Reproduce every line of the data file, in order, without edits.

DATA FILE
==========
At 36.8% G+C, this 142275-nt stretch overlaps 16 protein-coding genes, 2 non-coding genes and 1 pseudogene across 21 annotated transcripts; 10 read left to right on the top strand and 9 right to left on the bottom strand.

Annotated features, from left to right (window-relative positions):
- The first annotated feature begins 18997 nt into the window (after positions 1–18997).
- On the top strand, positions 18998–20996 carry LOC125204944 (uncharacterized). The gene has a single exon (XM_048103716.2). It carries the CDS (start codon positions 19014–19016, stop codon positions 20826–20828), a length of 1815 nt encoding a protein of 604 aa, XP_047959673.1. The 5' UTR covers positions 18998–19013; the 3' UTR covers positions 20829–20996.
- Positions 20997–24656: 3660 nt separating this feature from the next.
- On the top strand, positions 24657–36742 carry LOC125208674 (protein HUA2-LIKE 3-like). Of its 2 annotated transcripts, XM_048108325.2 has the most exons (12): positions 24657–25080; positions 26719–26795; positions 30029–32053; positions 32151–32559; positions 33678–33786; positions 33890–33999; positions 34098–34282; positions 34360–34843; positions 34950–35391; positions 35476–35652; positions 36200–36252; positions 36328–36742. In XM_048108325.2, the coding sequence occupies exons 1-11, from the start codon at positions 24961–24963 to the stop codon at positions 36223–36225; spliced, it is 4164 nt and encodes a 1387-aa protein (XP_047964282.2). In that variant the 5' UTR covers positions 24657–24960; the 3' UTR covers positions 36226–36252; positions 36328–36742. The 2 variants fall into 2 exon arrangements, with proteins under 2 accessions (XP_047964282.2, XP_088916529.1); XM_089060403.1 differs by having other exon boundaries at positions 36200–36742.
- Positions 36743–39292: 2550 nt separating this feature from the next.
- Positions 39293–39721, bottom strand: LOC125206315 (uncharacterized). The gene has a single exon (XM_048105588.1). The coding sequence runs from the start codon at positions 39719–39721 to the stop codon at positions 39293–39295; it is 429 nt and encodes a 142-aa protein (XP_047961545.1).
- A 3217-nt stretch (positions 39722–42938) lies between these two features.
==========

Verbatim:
At 36.8% G+C, this 142275-nt stretch overlaps 16 protein-coding genes, 2 non-coding genes and 1 pseudogene across 21 annotated transcripts; 10 read left to right on the top strand and 9 right to left on the bottom strand.

Annotated features, from left to right (window-relative positions):
- The first annotated feature begins 18997 nt into the window (after positions 1–18997).
- On the top strand, positions 18998–20996 carry LOC125204944 (uncharacterized). The gene has a single exon (XM_048103716.2). It carries the CDS (start codon positions 19014–19016, stop codon positions 20826–20828), a length of 1815 nt encoding a protein of 604 aa, XP_047959673.1. The 5' UTR covers positions 18998–19013; the 3' UTR covers positions 20829–20996.
- Positions 20997–24656: 3660 nt separating this feature from the next.
- On the top strand, positions 24657–36742 carry LOC125208674 (protein HUA2-LIKE 3-like). Of its 2 annotated transcripts, XM_048108325.2 has the most exons (12): positions 24657–25080; positions 26719–26795; positions 30029–32053; positions 32151–32559; positions 33678–33786; positions 33890–33999; positions 34098–34282; positions 34360–34843; positions 34950–35391; positions 35476–35652; positions 36200–36252; positions 36328–36742. In XM_048108325.2, the coding sequence occupies exons 1-11, from the start codon at positions 24961–24963 to the stop codon at positions 36223–36225; spliced, it is 4164 nt and encodes a 1387-aa protein (XP_047964282.2). In that variant the 5' UTR covers positions 24657–24960; the 3' UTR covers positions 36226–36252; positions 36328–36742. The 2 variants fall into 2 exon arrangements, with proteins under 2 accessions (XP_047964282.2, XP_088916529.1); XM_089060403.1 differs by having other exon boundaries at positions 36200–36742.
- Positions 36743–39292: 2550 nt separating this feature from the next.
- Positions 39293–39721, bottom strand: LOC125206315 (uncharacterized). The gene has a single exon (XM_048105588.1). The coding sequence runs from the start codon at positions 39719–39721 to the stop codon at positions 39293–39295; it is 429 nt and encodes a 142-aa protein (XP_047961545.1).
- A 3217-nt stretch (positions 39722–42938) lies between these two features.